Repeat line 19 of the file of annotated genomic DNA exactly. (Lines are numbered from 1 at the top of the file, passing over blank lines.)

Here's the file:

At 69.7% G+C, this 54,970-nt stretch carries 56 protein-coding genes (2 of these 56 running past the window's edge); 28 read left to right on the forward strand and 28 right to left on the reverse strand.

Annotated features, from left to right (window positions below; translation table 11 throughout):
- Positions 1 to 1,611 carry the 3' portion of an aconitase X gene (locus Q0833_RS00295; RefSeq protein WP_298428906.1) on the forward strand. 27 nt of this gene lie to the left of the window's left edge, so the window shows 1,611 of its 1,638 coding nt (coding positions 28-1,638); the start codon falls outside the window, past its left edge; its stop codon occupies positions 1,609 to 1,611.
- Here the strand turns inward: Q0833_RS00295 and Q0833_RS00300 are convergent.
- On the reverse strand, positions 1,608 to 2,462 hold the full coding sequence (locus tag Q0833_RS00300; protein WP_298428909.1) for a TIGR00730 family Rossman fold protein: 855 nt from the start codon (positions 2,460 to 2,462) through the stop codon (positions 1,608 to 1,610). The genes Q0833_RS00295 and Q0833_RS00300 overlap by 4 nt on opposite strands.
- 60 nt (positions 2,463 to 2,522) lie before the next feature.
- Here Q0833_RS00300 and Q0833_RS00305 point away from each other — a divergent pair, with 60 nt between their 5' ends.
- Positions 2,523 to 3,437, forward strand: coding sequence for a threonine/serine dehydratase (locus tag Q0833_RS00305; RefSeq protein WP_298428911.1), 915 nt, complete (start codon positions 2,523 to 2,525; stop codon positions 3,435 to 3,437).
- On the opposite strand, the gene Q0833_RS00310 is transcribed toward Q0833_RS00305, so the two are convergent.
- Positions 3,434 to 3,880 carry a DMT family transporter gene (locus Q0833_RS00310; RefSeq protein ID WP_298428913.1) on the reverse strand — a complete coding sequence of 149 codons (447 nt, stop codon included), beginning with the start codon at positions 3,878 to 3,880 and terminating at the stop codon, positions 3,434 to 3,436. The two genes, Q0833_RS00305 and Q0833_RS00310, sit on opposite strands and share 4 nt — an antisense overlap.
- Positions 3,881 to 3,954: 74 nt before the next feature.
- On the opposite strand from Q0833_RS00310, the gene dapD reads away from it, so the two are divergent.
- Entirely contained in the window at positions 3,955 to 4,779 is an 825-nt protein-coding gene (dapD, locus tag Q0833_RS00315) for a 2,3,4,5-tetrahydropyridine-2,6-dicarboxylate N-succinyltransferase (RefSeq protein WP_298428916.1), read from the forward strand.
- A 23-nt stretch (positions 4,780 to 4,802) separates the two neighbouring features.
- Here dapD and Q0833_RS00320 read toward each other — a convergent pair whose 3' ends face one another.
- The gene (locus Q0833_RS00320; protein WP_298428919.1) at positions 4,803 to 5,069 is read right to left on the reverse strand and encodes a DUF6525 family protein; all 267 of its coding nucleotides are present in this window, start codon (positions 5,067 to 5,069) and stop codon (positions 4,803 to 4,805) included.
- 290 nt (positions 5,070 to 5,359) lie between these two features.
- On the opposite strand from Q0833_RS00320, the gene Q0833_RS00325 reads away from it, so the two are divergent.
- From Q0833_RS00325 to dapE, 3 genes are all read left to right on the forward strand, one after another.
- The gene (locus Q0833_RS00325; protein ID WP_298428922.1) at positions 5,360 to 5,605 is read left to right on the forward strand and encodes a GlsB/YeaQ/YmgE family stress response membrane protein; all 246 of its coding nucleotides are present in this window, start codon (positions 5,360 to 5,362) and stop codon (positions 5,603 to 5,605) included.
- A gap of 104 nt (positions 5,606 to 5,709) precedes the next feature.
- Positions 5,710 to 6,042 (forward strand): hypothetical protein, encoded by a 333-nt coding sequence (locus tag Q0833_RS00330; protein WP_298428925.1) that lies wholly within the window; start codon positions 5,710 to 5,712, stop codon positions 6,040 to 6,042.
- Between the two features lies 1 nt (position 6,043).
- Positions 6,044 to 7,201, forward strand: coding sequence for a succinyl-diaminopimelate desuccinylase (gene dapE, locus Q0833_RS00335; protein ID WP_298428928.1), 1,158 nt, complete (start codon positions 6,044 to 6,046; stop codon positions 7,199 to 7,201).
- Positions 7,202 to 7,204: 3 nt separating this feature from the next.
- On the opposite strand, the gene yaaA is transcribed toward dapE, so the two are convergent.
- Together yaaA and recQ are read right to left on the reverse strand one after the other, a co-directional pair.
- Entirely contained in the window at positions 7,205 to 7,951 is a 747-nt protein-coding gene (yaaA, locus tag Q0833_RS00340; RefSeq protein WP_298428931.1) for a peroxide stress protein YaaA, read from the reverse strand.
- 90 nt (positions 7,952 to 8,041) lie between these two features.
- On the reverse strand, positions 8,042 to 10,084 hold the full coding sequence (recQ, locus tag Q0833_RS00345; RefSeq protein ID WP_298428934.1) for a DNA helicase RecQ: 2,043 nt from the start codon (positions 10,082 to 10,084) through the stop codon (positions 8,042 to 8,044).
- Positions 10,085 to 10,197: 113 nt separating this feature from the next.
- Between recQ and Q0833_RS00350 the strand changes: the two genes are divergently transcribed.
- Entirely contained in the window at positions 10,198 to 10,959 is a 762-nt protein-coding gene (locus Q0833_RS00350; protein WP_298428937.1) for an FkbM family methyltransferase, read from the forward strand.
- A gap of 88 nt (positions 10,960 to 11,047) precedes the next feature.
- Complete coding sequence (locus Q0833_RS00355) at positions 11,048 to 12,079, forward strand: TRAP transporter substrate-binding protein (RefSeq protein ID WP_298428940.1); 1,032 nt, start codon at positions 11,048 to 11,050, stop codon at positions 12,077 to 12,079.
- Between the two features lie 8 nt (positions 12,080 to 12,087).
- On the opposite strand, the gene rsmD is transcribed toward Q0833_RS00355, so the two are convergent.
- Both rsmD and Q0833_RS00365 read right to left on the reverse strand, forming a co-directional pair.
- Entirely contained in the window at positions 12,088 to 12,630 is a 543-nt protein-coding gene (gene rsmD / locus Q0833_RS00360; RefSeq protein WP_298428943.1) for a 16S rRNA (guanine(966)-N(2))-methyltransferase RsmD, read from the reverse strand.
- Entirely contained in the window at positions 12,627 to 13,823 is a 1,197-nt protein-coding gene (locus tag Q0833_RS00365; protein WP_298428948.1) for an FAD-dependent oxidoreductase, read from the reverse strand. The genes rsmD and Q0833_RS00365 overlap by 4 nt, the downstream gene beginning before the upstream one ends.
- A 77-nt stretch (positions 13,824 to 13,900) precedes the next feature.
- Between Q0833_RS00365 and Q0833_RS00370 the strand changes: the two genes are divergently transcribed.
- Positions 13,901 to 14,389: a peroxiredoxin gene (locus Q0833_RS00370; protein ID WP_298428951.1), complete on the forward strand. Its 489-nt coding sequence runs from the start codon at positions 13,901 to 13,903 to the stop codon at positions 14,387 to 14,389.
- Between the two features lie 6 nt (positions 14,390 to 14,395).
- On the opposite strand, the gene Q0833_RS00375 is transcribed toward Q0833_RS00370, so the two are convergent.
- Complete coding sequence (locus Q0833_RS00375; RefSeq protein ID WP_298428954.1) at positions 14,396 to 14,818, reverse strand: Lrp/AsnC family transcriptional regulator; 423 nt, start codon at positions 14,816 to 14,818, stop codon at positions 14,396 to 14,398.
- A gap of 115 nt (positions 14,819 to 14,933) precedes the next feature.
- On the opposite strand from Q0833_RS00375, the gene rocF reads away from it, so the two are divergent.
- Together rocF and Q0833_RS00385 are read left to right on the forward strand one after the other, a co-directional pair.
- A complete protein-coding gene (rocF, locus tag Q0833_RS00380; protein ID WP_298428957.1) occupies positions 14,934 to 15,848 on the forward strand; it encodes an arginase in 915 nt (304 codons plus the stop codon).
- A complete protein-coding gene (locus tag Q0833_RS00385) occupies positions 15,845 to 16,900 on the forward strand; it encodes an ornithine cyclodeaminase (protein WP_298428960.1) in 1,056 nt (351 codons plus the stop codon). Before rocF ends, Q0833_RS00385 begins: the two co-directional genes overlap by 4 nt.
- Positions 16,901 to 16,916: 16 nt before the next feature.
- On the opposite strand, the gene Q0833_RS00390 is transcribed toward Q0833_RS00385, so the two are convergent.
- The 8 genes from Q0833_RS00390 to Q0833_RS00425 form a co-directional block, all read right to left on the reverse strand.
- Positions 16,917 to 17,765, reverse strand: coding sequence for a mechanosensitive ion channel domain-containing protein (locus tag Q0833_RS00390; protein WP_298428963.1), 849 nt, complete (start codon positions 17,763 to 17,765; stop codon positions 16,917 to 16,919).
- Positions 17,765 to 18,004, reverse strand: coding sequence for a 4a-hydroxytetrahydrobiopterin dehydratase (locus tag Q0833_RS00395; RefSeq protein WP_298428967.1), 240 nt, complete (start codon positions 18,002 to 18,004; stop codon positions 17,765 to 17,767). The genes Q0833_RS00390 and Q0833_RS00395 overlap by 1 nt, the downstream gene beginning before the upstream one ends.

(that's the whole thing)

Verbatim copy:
- From Q0833_RS00325 to dapE, 3 genes are all read left to right on the forward strand, one after another.